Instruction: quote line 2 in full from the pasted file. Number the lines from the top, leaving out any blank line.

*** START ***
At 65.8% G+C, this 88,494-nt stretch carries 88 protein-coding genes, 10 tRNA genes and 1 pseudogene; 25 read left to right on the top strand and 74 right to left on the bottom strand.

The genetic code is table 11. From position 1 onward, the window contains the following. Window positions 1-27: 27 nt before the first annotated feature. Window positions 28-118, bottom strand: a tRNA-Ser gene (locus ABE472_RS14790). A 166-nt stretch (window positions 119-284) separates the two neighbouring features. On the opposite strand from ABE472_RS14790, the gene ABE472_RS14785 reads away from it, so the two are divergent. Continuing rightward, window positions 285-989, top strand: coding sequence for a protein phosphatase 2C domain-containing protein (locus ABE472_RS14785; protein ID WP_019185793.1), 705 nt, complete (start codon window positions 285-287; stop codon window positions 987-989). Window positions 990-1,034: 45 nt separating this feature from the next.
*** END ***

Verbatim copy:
The genetic code is table 11. From position 1 onward, the window contains the following. Window positions 1-27: 27 nt before the first annotated feature. Window positions 28-118, bottom strand: a tRNA-Ser gene (locus ABE472_RS14790). A 166-nt stretch (window positions 119-284) separates the two neighbouring features. On the opposite strand from ABE472_RS14790, the gene ABE472_RS14785 reads away from it, so the two are divergent. Continuing rightward, window positions 285-989, top strand: coding sequence for a protein phosphatase 2C domain-containing protein (locus ABE472_RS14785; protein ID WP_019185793.1), 705 nt, complete (start codon window positions 285-287; stop codon window positions 987-989). Window positions 990-1,034: 45 nt separating this feature from the next.